At the Dec. 12 BOCC meeting, the commissioners received an update on the county master plan project from John Houseal of consultants Houseal Lavigne Associates and, specifically, the newly released "Existing Conditions Report." This is an extensive document that gives a snapshot in time of where the county is now. It can be found online at https://elpaso.hlplanning.com/pages/documents.
The consultants led a Master Plan visioning public workshop on Dec. 11. See photo of the El Paso County Master Plan Visionary Workshop, Dec.11 on the right. The survey from that workshop can be filled out online through Jan. 7 at https://elpaso-hlplanning.hub.arcgis.com/pages/questionnaires.
• Dec. 10—The commissioners approved the almost $385 million budget for 2020 after Sherri Cassidy, the county’s chief financial officer, walked them through the final version. The budget documents can be seen on the county website at https://admin.elpasoco.com/financial-services/budget-finance/county-budget/.
• Dec. 10—Approved the award of a contract and purchase order to Tree Beavers LLC for the Pineries Open Space Forest Thinning Project at a total cost not-to-exceed $127,600. The Pineries Open Space is in Black Forest, northeast of the intersection of Vollmer and Shoup Roads.
Caption: At an El Paso County Master Plan Visionary Workshop on Dec. 11, attendees provided their input through their smartphones and were able to see their opinions on screen in the auditorium calculated immediately. Other concerned citizens on Facebook www.facebook.com/elpasocountyco) who were not able to attend could be involved in the workshop through live polling. Subjects in the polls included infrastructure, water use, transportation, and other services needed for the high growth of the area. The consulting team that has been working with county planners is looking for insight from the public. To give your opinion, take the survey at www.planningdevelopment.elpasoco.com and click on "your el paso master plan." Photo by Marlene Brown.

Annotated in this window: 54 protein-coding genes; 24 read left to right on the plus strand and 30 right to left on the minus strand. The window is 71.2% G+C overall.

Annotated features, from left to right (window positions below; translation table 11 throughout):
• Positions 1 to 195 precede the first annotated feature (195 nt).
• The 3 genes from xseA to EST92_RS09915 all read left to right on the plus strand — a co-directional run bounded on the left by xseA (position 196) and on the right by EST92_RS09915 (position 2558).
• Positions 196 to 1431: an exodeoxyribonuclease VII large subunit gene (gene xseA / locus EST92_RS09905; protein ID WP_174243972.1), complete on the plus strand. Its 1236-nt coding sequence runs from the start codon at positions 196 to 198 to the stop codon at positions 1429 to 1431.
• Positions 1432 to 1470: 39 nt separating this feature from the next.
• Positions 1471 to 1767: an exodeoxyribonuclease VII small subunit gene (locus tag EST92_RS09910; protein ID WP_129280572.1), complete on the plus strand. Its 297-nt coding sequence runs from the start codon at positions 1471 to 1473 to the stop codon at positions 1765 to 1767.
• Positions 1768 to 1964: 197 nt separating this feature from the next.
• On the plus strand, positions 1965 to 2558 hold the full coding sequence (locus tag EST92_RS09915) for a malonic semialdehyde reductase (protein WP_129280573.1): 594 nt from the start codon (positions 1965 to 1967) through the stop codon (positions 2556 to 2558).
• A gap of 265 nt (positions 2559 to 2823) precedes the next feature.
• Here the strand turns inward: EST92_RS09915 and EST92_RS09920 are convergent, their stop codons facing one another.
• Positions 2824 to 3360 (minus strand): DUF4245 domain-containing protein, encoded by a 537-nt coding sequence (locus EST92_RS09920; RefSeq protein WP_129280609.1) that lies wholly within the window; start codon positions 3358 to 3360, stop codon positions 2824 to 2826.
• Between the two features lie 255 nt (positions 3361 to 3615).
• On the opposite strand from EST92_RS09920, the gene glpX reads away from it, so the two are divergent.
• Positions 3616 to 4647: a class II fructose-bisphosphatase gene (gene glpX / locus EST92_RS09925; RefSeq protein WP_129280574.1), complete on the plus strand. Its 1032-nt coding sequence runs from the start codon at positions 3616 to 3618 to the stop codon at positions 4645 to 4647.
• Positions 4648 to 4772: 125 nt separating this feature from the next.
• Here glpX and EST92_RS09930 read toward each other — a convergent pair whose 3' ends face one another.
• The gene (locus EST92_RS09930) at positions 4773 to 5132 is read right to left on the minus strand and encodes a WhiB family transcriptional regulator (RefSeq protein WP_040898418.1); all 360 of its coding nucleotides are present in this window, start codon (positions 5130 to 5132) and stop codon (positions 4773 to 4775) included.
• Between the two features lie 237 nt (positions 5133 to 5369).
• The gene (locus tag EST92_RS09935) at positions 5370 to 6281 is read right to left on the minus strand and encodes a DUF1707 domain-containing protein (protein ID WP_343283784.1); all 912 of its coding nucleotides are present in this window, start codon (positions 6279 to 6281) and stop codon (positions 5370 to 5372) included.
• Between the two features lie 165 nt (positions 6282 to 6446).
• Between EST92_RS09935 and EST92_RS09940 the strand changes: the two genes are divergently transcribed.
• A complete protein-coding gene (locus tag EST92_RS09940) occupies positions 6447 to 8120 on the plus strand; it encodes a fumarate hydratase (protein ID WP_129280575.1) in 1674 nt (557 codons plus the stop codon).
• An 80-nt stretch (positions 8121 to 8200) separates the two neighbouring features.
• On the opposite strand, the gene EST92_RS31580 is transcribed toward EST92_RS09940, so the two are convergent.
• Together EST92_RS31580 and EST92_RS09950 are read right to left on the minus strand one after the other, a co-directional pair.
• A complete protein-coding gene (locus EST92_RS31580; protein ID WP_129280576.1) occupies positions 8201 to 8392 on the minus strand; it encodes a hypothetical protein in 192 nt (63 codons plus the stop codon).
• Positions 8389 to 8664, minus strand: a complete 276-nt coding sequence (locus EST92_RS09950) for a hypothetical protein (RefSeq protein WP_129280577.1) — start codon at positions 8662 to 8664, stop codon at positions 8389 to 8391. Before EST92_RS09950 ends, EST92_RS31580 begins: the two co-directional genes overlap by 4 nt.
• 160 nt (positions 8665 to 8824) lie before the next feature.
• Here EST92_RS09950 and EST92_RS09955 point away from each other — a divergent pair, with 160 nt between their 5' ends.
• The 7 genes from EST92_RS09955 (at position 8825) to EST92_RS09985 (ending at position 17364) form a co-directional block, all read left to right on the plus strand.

Helen Walklett can be reached at email@example.com.
By Jackie Burhans
The Woodmoor Improvement Association (WIA) board met on Dec. 18 to wrap up the year with updates to the reserve policy, approval for renovation work, and plans for the annual meeting. Board member Tom Smith was absent.
Update reserve policy
The board voted unanimously to update the reserve fund policy, which has not been updated since 2006. Since then much has changed in the way that WIA operates. The new policy will be posted on the website at www.woodmoor.org.
With the Woodmoor Public Safety (WPS) addition complete, the board unanimously approved renovating the old WPS offices as well as the conference room. The cost is not to exceed $30,000 and will come out of the reserve fund.
Homeowners’ Association administrator Denise Cagliaro announced that the annual meeting will be held on Monday, Jan. 27 at the Barn. Sign in will start at 6:30 p.m. and light appetizers will be served. The annual meeting includes highlights for the past year, goals for the coming year and the election of new board members. Ballots should arrive in the mail soon.
The January board meeting will be moved to the fifth Wednesday on Jan. 29 at 7 p.m.
• The board is working with Woodmoor Water and Sanitation to review the augmentation costs on the ponds, which were higher than expected.
• Tall grass violations are closed due to snow and will be reviewed in the spring.
• WIA will investigate providing Wi-Fi access in the Barn.
• There are 47 unpaid annual dues for 2019, among the lowest seen in years, and payments are being pursued. Annual dues for 2020 will be sent soon.
The WIA Board of Directors usually meets at 7 p.m. on the fourth Wednesday of each month in the Barn at 1691 Woodmoor Drive, Monument. The next meeting has been moved to Jan. 29 due to the annual meeting.
Jackie Burhans can be reached at firstname.lastname@example.org.
By Bill Kappel
December was drier and warmer than normal across the region, which provided a nice break after the previous two months of cool and snowy weather. For the year overall, we were wetter than normal, including well-above-normal snowfall, and temperatures were slightly warmer than normal. Some of the most memorable weather events of the year included a very snowy January, a historic March blizzard, a record late May snowfall, then a wild swing between a record warm September to a near record cold October. All these memorable events and variable weather are part of the wonderful aspects we get to enjoy here along the Front Range of the Rockies.